I recently attended the Drive Conference at Northpoint Church in Atlanta.  During one of the breakout sessions---on planning engaging sermon series---I learned that Andy Stanley , the senior pastor of Northpoint holds an annual two-day workshop with about 25 of his staff members to plan the sermons for the entire year.  The Northpoint staffer leading the workshop told us that the purpose of doing the planning sessions collaboratively rather than just leaving them up to Andy was fairly simple:  meeting congregational needs.  When more people were involved in the process, she told us, they were better able to determine what the congregation needed to hear, and where God might be leading the church. The moment that I heard this, I instantly wanted to try it.  The only problem was I didn't get a really good sense of how Northpoint conducted these two-day planning sessions, except for the fact that the participants were all staff members. I don't have 350 staff members in my

In The Meantime - Week Four

This week I am continuing my sermon series on the prophetic book of Habakkuk.  I continue to be amazed at how much these sermons have been speaking right into situations that I have been going through, people in my congregation are experiencing and what is going on in the world around us. God is good.  And this book for faithful people living in the meantime is "rolling up on us." There.  I used an urban reference to establish my street credentials.  Don't hate the player, hate the game. This particular sermon deals with some fairly serious issues for those of us who really want to believe in God.  One of the biggest obstacles that people claim keeps them from believing in and/or being in a relationship with God is their belief that God really isn't good.  Here's a question for most of us...             "Have you ever wondered if God's plans were really on target?"  Or maybe you thought that your plans were better... What happens when yo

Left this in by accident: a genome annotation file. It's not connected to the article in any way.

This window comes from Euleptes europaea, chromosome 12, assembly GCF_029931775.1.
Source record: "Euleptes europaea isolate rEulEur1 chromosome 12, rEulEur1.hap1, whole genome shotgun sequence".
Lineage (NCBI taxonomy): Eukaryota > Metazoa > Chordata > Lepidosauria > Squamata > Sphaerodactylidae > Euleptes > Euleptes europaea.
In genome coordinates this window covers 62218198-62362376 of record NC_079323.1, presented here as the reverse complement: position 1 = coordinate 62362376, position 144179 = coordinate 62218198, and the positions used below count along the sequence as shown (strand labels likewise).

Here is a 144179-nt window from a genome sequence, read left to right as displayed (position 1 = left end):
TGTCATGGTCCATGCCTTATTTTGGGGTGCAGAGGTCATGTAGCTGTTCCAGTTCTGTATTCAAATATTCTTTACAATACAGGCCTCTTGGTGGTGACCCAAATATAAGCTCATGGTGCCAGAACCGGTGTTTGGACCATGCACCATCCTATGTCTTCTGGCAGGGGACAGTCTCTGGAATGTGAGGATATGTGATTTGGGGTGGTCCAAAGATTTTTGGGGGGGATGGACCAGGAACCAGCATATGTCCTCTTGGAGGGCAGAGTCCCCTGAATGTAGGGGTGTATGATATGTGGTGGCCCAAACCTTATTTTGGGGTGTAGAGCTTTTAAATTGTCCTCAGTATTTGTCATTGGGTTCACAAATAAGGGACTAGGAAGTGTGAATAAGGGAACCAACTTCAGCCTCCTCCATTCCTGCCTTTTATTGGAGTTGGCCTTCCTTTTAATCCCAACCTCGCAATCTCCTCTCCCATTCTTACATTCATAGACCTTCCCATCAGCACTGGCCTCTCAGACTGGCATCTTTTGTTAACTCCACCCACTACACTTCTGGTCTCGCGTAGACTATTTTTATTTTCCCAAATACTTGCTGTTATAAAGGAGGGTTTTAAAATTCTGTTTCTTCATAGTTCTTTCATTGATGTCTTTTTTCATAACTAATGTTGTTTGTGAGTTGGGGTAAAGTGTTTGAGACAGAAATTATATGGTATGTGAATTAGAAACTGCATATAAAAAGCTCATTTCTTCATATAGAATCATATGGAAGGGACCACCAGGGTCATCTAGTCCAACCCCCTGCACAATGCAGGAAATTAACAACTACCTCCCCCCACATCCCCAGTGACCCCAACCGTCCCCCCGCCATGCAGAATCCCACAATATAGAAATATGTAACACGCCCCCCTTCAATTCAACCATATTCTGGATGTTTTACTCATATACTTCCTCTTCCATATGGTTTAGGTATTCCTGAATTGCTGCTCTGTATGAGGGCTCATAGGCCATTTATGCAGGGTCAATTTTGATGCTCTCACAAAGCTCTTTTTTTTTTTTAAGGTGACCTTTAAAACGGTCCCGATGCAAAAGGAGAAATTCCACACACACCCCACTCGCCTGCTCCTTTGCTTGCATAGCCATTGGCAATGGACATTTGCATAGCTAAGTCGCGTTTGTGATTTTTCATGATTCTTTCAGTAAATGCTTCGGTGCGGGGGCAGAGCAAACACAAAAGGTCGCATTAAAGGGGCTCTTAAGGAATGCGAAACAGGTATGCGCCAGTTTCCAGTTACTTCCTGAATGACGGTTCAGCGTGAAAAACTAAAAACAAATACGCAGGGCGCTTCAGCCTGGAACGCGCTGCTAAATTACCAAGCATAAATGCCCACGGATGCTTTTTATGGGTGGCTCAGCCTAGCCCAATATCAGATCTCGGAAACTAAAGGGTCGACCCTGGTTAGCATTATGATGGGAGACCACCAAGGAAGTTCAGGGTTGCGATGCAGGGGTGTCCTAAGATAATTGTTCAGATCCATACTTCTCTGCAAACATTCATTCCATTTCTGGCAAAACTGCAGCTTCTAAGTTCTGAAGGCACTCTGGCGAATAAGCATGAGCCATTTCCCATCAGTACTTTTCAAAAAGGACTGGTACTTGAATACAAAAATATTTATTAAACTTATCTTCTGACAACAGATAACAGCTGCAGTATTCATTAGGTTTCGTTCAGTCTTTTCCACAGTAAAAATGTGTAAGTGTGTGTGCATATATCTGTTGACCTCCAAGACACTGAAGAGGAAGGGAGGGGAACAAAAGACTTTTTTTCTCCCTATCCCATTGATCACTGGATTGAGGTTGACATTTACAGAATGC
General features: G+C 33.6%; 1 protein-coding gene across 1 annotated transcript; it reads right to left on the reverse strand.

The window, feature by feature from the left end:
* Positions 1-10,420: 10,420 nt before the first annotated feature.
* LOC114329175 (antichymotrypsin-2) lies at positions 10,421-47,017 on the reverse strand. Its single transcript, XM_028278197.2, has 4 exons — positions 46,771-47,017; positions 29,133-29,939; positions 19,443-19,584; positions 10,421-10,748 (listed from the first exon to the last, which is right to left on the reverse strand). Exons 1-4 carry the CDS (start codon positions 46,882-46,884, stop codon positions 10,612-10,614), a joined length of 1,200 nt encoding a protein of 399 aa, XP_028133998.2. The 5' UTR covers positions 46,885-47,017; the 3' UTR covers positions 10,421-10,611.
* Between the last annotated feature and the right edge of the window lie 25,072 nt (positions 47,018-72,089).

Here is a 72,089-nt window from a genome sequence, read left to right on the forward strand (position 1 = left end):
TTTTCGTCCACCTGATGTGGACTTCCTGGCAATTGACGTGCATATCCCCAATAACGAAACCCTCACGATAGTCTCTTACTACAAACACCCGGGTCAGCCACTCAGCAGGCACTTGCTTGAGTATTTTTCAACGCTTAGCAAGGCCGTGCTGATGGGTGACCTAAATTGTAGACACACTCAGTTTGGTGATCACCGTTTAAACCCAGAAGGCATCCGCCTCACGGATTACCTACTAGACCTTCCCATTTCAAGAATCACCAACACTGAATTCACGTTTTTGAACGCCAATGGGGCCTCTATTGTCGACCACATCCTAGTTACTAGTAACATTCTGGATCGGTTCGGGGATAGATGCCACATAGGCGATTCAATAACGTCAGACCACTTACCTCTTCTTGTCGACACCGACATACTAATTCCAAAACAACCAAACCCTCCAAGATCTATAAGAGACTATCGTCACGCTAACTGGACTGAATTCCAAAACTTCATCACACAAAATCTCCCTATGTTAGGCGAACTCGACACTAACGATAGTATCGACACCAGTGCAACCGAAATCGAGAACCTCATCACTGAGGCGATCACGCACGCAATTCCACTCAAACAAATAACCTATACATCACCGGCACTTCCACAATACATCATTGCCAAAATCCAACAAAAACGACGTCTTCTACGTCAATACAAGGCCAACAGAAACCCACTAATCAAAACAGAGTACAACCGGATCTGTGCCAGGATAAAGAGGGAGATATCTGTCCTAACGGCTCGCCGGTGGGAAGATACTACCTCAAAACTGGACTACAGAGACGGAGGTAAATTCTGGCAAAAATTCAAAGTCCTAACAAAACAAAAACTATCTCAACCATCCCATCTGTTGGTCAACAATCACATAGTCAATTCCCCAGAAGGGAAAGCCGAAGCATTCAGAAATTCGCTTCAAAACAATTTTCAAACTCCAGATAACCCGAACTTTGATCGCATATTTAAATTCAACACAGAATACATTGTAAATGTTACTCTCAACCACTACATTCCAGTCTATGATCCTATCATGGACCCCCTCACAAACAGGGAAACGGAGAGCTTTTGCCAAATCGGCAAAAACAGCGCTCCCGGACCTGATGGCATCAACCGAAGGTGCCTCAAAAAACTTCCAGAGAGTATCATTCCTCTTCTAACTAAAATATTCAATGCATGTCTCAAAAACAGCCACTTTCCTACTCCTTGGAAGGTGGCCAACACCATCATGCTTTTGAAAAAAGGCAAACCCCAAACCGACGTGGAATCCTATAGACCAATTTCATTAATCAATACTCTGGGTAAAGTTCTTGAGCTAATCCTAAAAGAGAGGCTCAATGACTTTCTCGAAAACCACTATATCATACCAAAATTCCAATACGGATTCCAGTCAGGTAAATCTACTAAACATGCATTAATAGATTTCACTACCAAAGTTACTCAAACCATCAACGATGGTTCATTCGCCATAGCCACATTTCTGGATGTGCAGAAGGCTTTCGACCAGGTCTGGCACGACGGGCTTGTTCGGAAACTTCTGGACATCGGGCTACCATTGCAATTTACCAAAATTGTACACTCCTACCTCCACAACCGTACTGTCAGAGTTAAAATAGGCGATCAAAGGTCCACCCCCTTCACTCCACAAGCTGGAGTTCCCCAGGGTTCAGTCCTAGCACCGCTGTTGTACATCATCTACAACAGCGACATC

In the Meantime - Part 3 - "A Terrible & Comforting Answer"

This week I will be picking up where I left off on the sermon series I was preaching on the book of Habakkuk . Since I've been gone for three weeks, I am going to have to spend a little time refreshing everyone's memory on what exactly we've been talking about, but that's all good. In this space, just suffice it to say that Habakkuk is a book for faithful people in any time or place who find themselves living in the meantime: between redemption and fulfillment.  It's a book for uncertain times. In the previous sermon we talked about how Habakkuk shouted at God, demanding that God do something to deal with the injustice the prophet was seeing all around him. This week we are going to be taking a long, and difficult look at God's answer in Habakkuk 1:5-11.  Here's what God has to say to Habakkuk: 5 “Look at the nations and watch— 
   and be utterly amazed. 
For I am going to do something in your days 
   that you would not believe, 
   even if you were told.

An Idiot Abroad in Scandinavia Pt. 3 - Finland

There are a few things that I can say  in conversations that I believe will not be one-upped by that person in every group that is a one-upper.  Don't know what a one-upper is?  Imagine you're talking to people and you say something like, "Did you try that new restaurant downtown?  It was really good?"  The one-upper in the group will respond by saying, "Oh, I've gone there twenty times this week." or "I own that restaurant."  So here are the things I can say that are hard to one-up: 1.  I once said "Holy Crap!" really loud in Westminster Cathedral in London. 2.  I took my wife to see Iron Maiden on her 18th birthday. 3.  I once spent an entire day with John Lithgow . 4.  I hiked to the summit of Pikes Peak in 6 hours. and now... 4.  I did a bicycle tour of Helsinki, Finland . First, I must tell you that Finland is awesome.  I realize that in the middle of February Finland might seem less than awesome because it'

God Behaving Badly - Book Review

Whilst on my wonderful and eventful vacation, I had the chance to read David T. Lamb's newest book God Behaving Badly: Is the God of the Old Testament Angry, Sexist and Racist?   Lamb is the associate professor of Old Testament at Biblical Theological Seminary in Hatfield, PA.  He has also worked with InterVarsity Christian Fellowship .  God Behaving Badly is the result of countless conversations that Lamb has had with his students over the years regarding the "God of the Old Testament," and the ways that the God of the Old Testament appears to be angry, petty, sexist, racist, arbitrary and capricious.  I have had these same kinds of conversations with people over the years.  Most often they will say things like, "I like the God of the New Testament, but the God of the Old Testament...not so much."  Recently, a lady in our church stopped attending one of our Sunday school classes that was reading through the Old Testament together.  She had never read thr